I 'ruled out' low compression because when I cranked with the injector removed I had forgotten the seating disk (against which the injector is bedded) and this was blown out for several feet. You could well be right, of course. It still does not explain why the speed lever has no effect. Perhaps I am missing something but I would have assumed that there would be some effect, even if only more smoke.
 

ostell

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I thought I had plenty of compression on my engine when I had problems (Petter single). When eventually we stripped down the engine we found that one ring had never actually been in contact with the cylinder wall (stuck in the groove) and the other had eventually given up the ghost. and also stuck. It must have been running on one ring and the oil seal ring for a long time. Eventually new engine

Best of luck.
 

PuffTheMagicDragon

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It must have been running on one ring and the oil seal ring for a long time. Eventually new engine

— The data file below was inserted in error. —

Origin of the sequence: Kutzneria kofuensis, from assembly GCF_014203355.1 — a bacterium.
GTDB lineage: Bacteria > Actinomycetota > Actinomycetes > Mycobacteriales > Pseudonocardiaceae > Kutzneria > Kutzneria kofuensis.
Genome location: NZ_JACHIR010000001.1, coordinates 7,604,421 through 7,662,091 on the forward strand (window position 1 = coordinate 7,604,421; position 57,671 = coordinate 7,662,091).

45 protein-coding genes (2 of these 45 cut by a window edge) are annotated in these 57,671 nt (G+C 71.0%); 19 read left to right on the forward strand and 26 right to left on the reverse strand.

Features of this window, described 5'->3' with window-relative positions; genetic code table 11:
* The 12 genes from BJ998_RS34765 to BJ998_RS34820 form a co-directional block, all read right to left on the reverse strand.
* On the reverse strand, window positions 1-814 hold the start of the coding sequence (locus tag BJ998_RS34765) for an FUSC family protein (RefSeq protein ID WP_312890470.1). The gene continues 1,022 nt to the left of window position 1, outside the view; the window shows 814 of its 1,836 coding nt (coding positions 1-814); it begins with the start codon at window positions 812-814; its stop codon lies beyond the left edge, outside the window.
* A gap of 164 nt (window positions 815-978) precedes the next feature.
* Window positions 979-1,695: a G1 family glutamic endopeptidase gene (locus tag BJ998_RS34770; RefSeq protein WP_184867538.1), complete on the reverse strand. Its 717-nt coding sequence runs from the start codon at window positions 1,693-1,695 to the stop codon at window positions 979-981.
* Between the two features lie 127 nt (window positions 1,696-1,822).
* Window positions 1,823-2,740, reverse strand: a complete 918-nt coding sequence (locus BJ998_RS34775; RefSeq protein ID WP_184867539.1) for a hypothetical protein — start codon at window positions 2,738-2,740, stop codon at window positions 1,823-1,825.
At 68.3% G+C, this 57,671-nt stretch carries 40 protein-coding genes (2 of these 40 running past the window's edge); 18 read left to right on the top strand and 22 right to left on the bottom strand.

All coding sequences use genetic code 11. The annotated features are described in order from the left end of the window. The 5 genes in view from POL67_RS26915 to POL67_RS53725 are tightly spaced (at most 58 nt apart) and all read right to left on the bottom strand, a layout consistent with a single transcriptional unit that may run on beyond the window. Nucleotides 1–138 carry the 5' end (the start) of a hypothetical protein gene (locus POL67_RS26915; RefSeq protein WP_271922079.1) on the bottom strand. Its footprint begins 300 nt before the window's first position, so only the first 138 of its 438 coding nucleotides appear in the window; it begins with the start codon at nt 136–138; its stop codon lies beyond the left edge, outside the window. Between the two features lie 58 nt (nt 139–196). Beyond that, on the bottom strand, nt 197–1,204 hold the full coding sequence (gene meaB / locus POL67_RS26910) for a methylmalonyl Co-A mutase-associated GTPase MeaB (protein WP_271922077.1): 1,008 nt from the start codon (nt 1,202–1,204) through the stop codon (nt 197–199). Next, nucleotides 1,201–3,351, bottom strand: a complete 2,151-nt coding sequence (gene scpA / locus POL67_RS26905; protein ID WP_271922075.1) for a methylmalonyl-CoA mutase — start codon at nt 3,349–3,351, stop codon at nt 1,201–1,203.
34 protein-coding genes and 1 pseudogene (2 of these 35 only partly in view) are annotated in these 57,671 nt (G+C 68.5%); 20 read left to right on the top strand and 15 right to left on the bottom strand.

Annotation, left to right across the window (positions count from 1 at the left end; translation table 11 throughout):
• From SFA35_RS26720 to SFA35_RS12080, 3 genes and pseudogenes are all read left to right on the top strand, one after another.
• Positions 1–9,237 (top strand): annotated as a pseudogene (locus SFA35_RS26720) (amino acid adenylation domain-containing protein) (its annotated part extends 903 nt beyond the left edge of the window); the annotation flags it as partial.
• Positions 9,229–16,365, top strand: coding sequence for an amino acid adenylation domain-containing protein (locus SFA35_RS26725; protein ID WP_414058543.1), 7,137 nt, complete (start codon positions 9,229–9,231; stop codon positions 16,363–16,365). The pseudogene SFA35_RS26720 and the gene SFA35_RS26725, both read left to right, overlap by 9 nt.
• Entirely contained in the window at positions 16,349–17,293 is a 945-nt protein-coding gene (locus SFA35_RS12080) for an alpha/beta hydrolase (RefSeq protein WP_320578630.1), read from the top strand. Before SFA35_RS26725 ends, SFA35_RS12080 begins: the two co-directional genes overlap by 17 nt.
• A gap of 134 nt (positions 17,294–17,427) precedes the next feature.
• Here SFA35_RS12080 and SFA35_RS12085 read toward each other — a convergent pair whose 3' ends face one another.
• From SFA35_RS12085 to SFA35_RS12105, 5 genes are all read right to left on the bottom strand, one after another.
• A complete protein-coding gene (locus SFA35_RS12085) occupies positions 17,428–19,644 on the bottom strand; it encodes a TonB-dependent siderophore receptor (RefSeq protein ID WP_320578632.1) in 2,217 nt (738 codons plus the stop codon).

Best of luck.

Well, I can always get someone with a pressure gauge to check the compression. However, it ran perfectly well before it was left unused and it still does not explain why the speed lever (does it have a name?) has no effect that I can see or hear.

As for a new engine, that will never happen. That boat is used by my son (recently married) for occasional fishing (recreational, mostly trolling for bass and saddled bream) and if he wants to use the boat he can buy himself an outboard motor... or row. At sixty-eight going out on my Centurion is more than enough for me. To tell you the truth I am doubting whether I should continue to 'play around' with boats. :(
 

TQA

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The paddy solution. Crumple up a newspaper soak it in some diesel stuff into inlet manifold set it on fire. [ Remove paper element air filter first. ] Crank. NB If surrounded by flammable stuff and you have a dry exhaust have some fire fighting stuff to hand if it starts exhaust will look like Vesuvius.

Hairdresser solution. Stuff a hot air gun [ best ], hairdryer [ OK ] down inlet manifold. Let it run for a minute or so. Crank. [ Keep the heat going ]

Add an extra battery. A short spin at 18 volts or 24 volts will not damage the starter motor. [ Disconnect any warning lights and alternator wiring ] Stop after 10 seconds cranking and check how hot it is. If hot to touch let it cool off.

If still no joy try 1 or 2 + 3.
 
Last edited: